Have you ever considered how many choices you make in a given day? Sometimes I think about how many things young children are required to process and choose, and it boggles my mind. Of course, as adults, we understand that every choice has a consequence that comes with it. It's a simple matter of cause and effect--if you do A, then B will follow. Well, most adults get it, anyway.
One of the most effective ways that we learn life lessons is through consequences. Most consequences we experience as adults are natural consequences. For example, if you do as I did this morning and take the dog for a walk in a short-sleeved shirt on a brisk fall morning, you freeze your butt off. Hopefully, you remember to take your jacket with you next time. However, we also learn from logical consequences as well. If you don't pay your electric bill, the electric company cuts you off and you freeze your butt off again. The second is a logical consequence because it's imposed by somebody else. Natural consequences occur without imposition of anyone or anything other than the natural environment.
Logical and natural consequences are, in my opinion, critical teachers for all of us, regardless of age. For young children, logical consequences help draw connections between cause and effect and to make sense of the world around them. If your child consistently leaves his toys out around his room, a natural consequence might be that somebody steps on one and breaks it by accident. A logical consequence would be Mom or Dad removing the toys for a period of time.
Consequences, whether they be good or bad, are particularly helpful when they are consistent and children can start to predict what will happen after their actions. I do believe that the conversations we have with kids about consequences are particularly important as well. Helping children understand that good things happen when we make good choices and unpleasant things happen when we make bad choices encourages kids to think about what they're doing and take more responsibility for themselves.
One of the biggest problems that I perceive when it comes to discipline is then inability of parents and teachers to find a middle ground in discipline. Discipline isn't supposed to be happy all the time, nor does it need to be punitive. It should be full of teachable moments that encourage the child to think and reason and develop a moral code. That doesn't happen through cruelty, nor does it happen when we rubber stamp "great!" on everything a kid does.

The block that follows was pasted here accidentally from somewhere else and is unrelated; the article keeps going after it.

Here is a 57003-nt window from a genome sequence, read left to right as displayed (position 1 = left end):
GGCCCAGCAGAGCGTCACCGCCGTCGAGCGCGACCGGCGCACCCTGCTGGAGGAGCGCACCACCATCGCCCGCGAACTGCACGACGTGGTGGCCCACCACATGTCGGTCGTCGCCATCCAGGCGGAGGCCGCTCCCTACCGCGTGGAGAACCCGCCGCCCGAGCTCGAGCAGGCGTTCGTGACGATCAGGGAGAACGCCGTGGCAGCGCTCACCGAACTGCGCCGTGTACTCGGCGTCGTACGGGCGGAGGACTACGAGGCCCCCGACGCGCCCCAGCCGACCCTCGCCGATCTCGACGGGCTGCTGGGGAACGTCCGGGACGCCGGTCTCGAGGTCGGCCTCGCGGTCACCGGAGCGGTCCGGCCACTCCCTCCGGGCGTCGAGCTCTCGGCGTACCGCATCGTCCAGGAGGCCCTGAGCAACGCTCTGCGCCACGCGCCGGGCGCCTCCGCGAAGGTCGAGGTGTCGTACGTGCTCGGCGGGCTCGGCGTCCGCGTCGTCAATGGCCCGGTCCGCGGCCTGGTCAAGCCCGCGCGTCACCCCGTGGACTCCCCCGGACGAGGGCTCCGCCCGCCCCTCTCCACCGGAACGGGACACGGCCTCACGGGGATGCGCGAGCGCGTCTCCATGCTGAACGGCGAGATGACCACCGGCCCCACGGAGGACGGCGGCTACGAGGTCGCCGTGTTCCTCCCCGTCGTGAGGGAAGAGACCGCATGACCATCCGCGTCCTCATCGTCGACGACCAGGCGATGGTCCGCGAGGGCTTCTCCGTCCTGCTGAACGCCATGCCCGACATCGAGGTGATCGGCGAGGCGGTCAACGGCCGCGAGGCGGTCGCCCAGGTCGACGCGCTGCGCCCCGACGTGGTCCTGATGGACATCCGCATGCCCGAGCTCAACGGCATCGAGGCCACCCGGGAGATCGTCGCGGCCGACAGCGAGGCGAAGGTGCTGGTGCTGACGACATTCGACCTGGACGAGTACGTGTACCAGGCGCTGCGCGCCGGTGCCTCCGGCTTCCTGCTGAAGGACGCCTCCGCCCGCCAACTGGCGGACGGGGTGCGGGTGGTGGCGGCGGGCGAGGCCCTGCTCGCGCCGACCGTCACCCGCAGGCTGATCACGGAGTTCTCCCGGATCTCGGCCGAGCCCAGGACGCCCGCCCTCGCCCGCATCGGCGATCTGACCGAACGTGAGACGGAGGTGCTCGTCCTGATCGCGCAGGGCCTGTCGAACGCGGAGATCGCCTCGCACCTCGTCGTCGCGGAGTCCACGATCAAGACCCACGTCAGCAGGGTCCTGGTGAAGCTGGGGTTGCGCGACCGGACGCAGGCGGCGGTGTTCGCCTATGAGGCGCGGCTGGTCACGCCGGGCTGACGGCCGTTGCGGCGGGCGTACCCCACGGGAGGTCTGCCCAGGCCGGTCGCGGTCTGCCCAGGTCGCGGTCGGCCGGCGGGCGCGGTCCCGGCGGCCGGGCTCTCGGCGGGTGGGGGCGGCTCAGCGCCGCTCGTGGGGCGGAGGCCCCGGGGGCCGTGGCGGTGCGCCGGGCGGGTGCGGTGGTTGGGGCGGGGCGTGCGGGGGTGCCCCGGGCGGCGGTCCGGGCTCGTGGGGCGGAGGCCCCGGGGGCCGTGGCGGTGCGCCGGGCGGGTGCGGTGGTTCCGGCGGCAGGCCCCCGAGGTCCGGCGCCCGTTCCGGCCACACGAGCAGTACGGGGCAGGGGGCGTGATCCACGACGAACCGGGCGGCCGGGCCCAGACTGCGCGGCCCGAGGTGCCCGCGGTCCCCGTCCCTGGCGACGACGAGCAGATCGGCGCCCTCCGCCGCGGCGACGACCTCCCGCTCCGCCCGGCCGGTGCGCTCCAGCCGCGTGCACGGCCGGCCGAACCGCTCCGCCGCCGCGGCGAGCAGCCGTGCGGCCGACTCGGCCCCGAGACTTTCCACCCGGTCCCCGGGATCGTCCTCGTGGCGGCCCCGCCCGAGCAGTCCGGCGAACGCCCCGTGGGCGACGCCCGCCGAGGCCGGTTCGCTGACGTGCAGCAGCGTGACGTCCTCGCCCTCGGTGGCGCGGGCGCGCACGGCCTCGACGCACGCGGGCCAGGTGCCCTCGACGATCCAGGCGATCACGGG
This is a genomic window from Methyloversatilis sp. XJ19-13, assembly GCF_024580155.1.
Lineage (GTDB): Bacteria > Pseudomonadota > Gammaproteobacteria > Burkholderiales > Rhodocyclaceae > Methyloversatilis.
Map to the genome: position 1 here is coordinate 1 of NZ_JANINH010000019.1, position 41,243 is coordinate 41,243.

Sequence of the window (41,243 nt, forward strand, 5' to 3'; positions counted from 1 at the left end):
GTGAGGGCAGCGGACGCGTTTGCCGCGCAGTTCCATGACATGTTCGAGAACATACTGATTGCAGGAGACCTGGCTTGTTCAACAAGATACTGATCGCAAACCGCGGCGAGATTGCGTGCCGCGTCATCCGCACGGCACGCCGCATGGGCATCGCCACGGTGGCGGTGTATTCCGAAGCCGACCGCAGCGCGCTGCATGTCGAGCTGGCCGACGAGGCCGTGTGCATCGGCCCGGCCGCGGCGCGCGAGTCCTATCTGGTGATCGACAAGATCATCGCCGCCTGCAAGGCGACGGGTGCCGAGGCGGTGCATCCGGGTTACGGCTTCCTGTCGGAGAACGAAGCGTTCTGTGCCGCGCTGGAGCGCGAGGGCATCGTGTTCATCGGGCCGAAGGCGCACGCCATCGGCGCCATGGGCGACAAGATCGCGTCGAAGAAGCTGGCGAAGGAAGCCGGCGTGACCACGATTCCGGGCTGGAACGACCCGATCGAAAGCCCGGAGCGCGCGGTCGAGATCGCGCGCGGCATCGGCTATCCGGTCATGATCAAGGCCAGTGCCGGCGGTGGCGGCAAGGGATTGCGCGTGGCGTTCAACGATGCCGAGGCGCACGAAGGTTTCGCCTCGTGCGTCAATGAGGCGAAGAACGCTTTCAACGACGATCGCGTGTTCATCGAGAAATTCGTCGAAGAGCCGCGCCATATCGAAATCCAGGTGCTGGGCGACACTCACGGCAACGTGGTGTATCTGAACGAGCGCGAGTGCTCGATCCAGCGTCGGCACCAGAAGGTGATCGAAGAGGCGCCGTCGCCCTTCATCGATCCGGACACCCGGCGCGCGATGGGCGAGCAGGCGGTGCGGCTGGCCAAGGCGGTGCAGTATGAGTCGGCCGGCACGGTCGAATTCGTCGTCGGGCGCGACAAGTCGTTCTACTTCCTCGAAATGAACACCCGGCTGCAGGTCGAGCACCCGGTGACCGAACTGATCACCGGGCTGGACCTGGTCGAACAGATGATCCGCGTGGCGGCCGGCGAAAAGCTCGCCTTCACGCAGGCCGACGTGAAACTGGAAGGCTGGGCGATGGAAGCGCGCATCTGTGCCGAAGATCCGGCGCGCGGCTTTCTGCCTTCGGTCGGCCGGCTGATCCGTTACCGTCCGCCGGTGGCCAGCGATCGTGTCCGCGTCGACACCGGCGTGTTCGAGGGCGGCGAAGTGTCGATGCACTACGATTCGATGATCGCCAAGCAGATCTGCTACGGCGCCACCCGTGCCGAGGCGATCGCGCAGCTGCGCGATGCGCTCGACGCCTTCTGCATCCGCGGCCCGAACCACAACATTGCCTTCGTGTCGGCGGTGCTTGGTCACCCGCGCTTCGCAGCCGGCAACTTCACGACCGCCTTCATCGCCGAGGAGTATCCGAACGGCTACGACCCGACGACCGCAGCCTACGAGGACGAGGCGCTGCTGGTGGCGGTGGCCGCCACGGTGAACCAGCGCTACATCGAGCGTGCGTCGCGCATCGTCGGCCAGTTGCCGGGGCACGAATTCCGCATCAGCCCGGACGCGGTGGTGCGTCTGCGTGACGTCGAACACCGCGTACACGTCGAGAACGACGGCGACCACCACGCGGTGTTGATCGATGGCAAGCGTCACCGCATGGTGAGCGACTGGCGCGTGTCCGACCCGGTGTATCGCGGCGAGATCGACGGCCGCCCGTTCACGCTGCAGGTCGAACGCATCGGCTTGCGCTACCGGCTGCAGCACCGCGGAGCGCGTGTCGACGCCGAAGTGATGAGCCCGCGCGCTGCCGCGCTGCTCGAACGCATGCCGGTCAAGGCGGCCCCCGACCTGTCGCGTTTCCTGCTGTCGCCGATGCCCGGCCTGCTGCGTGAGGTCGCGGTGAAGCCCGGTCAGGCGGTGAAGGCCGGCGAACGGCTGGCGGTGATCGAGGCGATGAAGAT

Adults need to help kids focus on fixing problems. All of us, regardless of age, make mistakes from time to time and when we're adults, we try to fix them. Take the example about the electric company from above--if I don't pay my bill, I fix my mistake by paying it as soon as possible. With my own kids, this skill has become increasingly important as they've gotten older. At eleven and thirteen, they are now able--most of the time--to think about how they want to fix problems they created and even ones they just encounter. The ability to problem-solve, to me, is critical to self-discipline. People who can't solve problems for themselves are more likely to continually encounter more and more problems, and more and more negative consequences. The same is true for people who have difficulty predicting the consequences of their actions, or are too impulsive to consider the consequences before they act. The inability to do these things makes life a lot harder as an adult, when consequences are much more serious than losing your bike for a day or having to clean up your dirty dishes.
The crux of discipline--teaching children how to handle life in a socially appropriate manner--is going to vary family to family, culture to culture, society to society. How we get there will differ as well. The important things are in reminding ourselves that discipline is one area in which middle-of-the-road really is the best way, and often the most responsive and respectful way, to teach children to become the citizens we hope they will be.
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